The Affordable Care Act, otherwise known as “Obamacare” has left BYU Faculty scrambling to comply with the unfamiliar law. Starting this year, part-time employees are not allowed to work over a 28-hours weekly average for any Church of Jesus Christ of Latter-Day Saint entity.
New regulations state student employees may not work for two church affiliates simultaneously.
Deseret Mutual Benefit Association, healthcare provider for LDS church entities, recognizes all LDS entities as one company employer. Entities include BYU, BYU-I, Deseret Book, MTC, KSL, LDS Motion Pictures, Temple Square Hospitality, and roughly thirty more church affiliates.
Forrest Flake, Assistant Administrative Vice President of BYU Human Resrouces, said, “They have to treat all church entities like they’re one employer. So that means students can only work for one church entity at a time. This does not mean you cannot intern for Deseret Book over the summer, you can, but you cannot intern for Deseret Book and retain your on-campus job at the same time”.
In order for a student to work for BYU and KSL, the student must quit one job before beginning the other, even if a student worked below the 28 hour average. Wade Ashton, Manager of Student Employment, estimates roughly 200-300 students will be directly affected by the church entity rule.
“We have had to email students and ask them who they want to work for. They can’t work for both the MTC and student teach seminary,” Ashton said.
The students were then given ample time to choose. However, some students are dependent on these multiple jobs to meet their needs.
“It’s been really unfortunate for some students,” Ashton said. “Their ability to make as much income as they could has been limited”.
Though the full implementation of the healthcare law has been delayed one year, BYU and church affiliated organizations are following provisions this year. Flake predicts that the new provisions will have limited impact on student employment.
“We already have a Fall/Winter 20 hour work week policy,” says Flake. “There are very few exceptions to this. Most BYU part-time employees will not be greatly affected”.
Greg Danklef, BYU HR Area Consultant, says there are misconceptions about the law. Obamacare states any full-time employee must receive healthcare. Obamacare defines full-time as a 30 hour work week, ten hours less than what was previously considered full-time.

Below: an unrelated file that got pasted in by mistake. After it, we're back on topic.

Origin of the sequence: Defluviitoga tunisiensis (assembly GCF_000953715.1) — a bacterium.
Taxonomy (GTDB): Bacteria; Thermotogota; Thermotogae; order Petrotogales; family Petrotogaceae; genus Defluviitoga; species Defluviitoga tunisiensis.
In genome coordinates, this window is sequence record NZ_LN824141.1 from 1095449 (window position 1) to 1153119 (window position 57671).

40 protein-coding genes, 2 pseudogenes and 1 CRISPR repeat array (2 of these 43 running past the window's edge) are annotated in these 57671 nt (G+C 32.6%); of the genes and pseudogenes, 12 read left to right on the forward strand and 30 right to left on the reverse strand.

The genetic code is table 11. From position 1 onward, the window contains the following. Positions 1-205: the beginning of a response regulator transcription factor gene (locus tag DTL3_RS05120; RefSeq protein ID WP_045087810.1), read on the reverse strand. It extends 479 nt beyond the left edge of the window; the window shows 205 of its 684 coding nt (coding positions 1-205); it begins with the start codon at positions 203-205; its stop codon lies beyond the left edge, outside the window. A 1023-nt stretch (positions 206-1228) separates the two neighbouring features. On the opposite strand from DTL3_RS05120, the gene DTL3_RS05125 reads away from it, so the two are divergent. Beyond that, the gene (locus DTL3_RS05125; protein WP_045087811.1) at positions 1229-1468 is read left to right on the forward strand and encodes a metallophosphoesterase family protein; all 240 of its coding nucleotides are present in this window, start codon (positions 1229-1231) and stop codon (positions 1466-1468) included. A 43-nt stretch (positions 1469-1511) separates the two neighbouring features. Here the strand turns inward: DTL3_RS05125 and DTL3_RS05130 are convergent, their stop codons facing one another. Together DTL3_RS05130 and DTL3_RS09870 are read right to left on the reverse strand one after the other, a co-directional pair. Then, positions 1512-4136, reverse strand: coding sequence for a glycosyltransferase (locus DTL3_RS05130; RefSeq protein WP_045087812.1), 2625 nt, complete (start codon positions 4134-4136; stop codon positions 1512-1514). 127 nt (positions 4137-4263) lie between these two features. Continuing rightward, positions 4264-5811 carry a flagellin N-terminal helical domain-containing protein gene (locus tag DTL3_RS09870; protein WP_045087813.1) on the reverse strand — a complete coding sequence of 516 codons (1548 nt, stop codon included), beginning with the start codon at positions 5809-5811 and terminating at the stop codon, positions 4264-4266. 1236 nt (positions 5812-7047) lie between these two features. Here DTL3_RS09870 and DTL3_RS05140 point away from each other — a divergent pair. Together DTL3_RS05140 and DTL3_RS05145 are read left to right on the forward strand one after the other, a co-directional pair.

BYU policy allows students to work 20 hours or less during the school year, and 40 hours during summer terms, with few exceptions. Most students can still work 40 hours a week during holidays and Spring/Summer terms without exceeding the new 28 hour cap.
Average work hours are determined on a yearly basis each October. Starting Jan. 1, 2015, if an employee is eligible BYU must provide health insurance for the employee or face substantial penalty. This is not an entirely new policy to BYU.
“BYU has never offered medical benefits to part-time employees. We are simply continuing that policy now. Not too much should change for the student employees on that front,” Flake said.
“The number of students directly impacted will be small,” Danklef said. “Few students even worked a 40 hour work week through spring and summer”.
Most students averaged 14-20 hours a week during last Spring and Summer terms. Roughly 14,000 BYU students are employed and less than 100 worked 40 hours a week last summer.
“This would only affect students who worked excessive hours. Graduate students and three quarter-time employees will be the most affected,” Ashton says.
Graduate students were formally able to work 30 hours a week and 40 hours during spring and summer terms. Now graduate students will have a weekly average cap of 28 hours.
The new regulations mean managers have to monitor student hours more attentively. If a student violates the hour limit the students and supervisors are alerted. If a student continues to break the hour limit, his employment would be terminated.
“We don’t want to fire anyone. That’s an absolute last resort,” said Danklef. “I’d say worst case scenario you can’t work for six months”. After six months the student is listed as a new hire.
BYU and the LDS church have taken addition lengths to abide by the law. Though the Healthcare Act caps part-time employment at 30 hours a week, the LDS church caps part-time employment at 28 hours a week.
Ashton comments the vague nature of the law makes implementations difficult. There were few administrative guidelines upfront but he believes BYU has implemented the new law effectively.
“We are not trying to get around this law,” Danklef said, “We want to be compliant.”
But with compliance comes the necessary new single entity rule, placing more limits on student employment.